The teenager with a special gift and a story with a special message

Never judge anyone just because they're different…

AS World Autism Awareness Week begins today, children’s author Peter Barron explains how he came to employ the remarkable talents of an autistic teenager to illustrate his latest book

AS a little boy, Jonathan Raiseborough was different. He didn’t quite fit in and found it hard to make friends. There were times when he was bullied.
When he reached primary school, Jonathan was finally diagnosed with Asperger syndrome, a condition on the autism spectrum. Despite being confirmed as having a disability, the diagnosis came as a relief to his family in Darlington.

One of Jonathan's illustrations

But, as is the case with so many autistic people, Jonathan wasn’t just different. He was special. He was born with a gift for art.

For as long as he can remember, Jonathan has been drawing. Inspired especially by the Roald Dahl books, he wanted to be a children’s illustrator, like Quentin Blake, the artist who created characters like The Big Friendly Giant, Fantastic Mr Fox, and Matilda.

“I just loved the imagination behind the books and how the characters came to life through the pictures,” recalled Jonathan.

His love of drawing continued to grow and, now aged 18, he is busy with a foundation course in art at Queen Elizabeth Sixth Form College in Darlington.
I first met Jonathan a year ago when I was compering last year’s Vibe Awards for young people in Darlington and his artistic skills were recognised. The award citation mentioned his ambition to be an illustrator for children’s books.

Snowdrop The Spikeshuffler is dedicated to anyone who has ever been judged because, in the eyes of others, they were different.

Jonathan at  work

Coincidentally, I was looking for an illustrator for my latest book, Snowdrop, The Spikeshuffler. It’s a story inspired by a cutting taken from The Northern Echo, telling how a baby albino hedgehog had been taken to an animal sanctuary amid fears it would be killed by other animals because of its colour. In the book, Snowdrop overcomes prejudice in Merlin’s Meadow and ends up a hero.
After the awards ceremony, Jonathan and I had a chat and I sent him the manuscript for the new book. A few weeks later, he sent back the most beautiful illustrations, some of which are reproduced on this page. His talent was clear to see and I immediately knew I had my perfect illustrator.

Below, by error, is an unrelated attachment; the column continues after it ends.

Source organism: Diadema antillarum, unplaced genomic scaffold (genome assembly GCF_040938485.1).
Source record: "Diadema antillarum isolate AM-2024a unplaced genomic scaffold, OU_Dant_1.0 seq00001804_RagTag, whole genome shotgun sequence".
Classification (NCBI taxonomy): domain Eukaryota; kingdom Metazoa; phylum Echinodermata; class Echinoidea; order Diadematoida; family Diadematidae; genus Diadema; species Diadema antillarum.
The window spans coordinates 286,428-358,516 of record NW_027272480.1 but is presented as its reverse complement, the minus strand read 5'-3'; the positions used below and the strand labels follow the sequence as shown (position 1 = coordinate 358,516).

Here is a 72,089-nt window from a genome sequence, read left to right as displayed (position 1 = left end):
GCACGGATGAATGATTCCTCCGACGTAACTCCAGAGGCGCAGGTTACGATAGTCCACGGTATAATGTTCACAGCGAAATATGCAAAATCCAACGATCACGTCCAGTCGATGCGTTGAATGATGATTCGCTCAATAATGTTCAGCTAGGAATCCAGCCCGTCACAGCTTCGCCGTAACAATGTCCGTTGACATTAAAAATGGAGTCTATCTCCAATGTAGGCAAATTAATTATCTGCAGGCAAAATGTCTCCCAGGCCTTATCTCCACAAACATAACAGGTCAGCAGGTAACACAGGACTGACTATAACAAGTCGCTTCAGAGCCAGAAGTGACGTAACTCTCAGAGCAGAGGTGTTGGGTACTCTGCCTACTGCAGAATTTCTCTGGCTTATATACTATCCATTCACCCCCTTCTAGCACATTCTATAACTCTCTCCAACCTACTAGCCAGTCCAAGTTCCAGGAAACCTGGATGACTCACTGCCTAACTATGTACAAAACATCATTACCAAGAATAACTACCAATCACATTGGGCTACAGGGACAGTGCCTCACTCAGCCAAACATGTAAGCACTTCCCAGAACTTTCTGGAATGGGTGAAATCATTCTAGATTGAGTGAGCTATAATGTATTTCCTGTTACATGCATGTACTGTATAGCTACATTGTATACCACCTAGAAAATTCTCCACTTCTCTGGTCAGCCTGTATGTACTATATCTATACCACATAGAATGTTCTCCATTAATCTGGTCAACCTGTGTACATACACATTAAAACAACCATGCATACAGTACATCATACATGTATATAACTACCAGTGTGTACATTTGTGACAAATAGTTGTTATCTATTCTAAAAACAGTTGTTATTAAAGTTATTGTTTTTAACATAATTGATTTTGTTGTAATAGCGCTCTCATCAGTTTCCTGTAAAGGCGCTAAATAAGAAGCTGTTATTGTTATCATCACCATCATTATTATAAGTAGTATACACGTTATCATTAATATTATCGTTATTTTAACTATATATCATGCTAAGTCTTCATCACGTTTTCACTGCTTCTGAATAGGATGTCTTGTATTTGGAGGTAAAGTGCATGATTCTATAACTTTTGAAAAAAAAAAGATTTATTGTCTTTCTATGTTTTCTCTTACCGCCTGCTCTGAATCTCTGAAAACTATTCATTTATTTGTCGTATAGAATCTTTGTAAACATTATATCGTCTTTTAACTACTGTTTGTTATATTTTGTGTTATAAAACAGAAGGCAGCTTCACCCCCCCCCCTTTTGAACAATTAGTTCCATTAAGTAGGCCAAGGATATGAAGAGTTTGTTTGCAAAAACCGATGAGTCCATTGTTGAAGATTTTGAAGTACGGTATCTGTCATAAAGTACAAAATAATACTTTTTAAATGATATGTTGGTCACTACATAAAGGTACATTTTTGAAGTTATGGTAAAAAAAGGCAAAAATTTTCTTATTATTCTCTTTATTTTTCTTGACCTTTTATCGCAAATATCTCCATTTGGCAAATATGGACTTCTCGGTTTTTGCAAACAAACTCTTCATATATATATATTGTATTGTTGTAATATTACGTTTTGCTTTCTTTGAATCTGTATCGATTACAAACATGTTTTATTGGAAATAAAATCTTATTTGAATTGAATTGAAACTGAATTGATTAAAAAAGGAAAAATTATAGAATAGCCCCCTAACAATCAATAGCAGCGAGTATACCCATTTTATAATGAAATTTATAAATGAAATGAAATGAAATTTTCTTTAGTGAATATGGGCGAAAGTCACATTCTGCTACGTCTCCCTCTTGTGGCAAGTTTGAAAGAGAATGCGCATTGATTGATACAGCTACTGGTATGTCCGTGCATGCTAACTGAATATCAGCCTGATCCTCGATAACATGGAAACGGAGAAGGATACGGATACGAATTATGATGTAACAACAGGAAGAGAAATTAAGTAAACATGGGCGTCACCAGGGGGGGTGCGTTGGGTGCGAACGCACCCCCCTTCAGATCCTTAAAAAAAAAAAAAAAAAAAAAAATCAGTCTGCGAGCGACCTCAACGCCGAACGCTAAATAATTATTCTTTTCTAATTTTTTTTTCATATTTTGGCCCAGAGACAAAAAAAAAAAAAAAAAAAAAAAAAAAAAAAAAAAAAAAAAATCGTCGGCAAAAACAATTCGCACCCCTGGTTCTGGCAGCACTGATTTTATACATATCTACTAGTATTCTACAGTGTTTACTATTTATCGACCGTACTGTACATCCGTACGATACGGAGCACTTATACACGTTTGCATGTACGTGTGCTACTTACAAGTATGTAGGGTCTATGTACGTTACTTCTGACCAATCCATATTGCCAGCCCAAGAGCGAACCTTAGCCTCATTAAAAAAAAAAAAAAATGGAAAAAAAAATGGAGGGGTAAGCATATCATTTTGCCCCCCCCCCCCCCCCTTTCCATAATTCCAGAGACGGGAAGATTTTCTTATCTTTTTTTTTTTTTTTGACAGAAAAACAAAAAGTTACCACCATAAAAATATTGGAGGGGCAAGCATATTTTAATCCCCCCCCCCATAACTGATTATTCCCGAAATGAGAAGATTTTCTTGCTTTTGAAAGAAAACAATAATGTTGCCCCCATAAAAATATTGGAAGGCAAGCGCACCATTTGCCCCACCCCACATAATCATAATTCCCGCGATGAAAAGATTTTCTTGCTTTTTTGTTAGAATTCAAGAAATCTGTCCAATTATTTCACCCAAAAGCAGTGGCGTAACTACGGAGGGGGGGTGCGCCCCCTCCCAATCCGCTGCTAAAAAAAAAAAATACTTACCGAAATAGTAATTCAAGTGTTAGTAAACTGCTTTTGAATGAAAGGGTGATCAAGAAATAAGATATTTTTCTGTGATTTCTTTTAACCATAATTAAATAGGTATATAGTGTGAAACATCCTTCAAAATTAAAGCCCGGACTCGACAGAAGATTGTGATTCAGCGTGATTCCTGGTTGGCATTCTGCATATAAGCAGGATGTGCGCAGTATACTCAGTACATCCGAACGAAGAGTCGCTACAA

Around the same time, I’d been helping the North East Autism Society (NEAS) to publicise an appeal to employers to make more use of the skills of people on the autism spectrum. Jonathan was a case in point and, when the charity’s chief executive John Phillipson saw his illustrations, he was also hugely impressed.
The result is that the North East Autism Society has now agreed to fund publication of the book as a way of showcasing the talents of autistic people.

“Jonathan is a great example of someone on the autism spectrum who has wonderful, natural ability,” said John. “His ambition is to be a children’s illustrator and it is a joy for us to help make his dream come true and send out a message to employers everywhere to look beyond the label of autism.”

Jonathan’s dad Mark, also a talented artist, added: “I don’t think people realise what an asset autistic people can be and it’s absolutely brilliant that the book is going to be published. Jonathan has worked so hard in life to overcome his challenges and this is the best opportunity he could have been given. We’re just incredibly proud of him.”

Jonathan is putting the final touches to the illustrations and the book is due to be published by Pro-actif in the autumn.

“I feel incredibly fortunate to be in this position,” he said. “The chance, at my age, to illustrate a book is an amazing opportunity and so exciting.

“I really identified with the main character, Snowdrop, because autistic people feel different. They don’t quite fit but don’t understand why. Snowdrop has to prove himself and that’s how I felt too.

"It's a heart-warming story but it has a really powerful message – that it’s wrong to judge someone just because they’re different."

In my book, Jonathan Raiseborough isn’t different. He’s definitely special.

Here is a little taste of the book

Another of Jonathan's illustrations

Now read an excerpt from the book...

HE was different from the very beginning. From the moment he came into the world in the warm, cosy nest beneath the old hedgerow, the difference couldn't be hidden. And, as a result, it seemed that his stay on earth was destined to be brief. "It doesn’t matter – he’s still our son," Twig Hawthorn whispered, soothingly, to his wife Poppy as they looked down at their five new babies which had been born as the first stabs of sunrise broke through the branches. 

“But they’ll take him away,” gasped Poppy. “I know they will. They’ll kill him because he’s…because he’s different.” 

“No they won’t! Never!” declared Twig, his words slow but rising with defiance. “He’s more than different. He’s special.”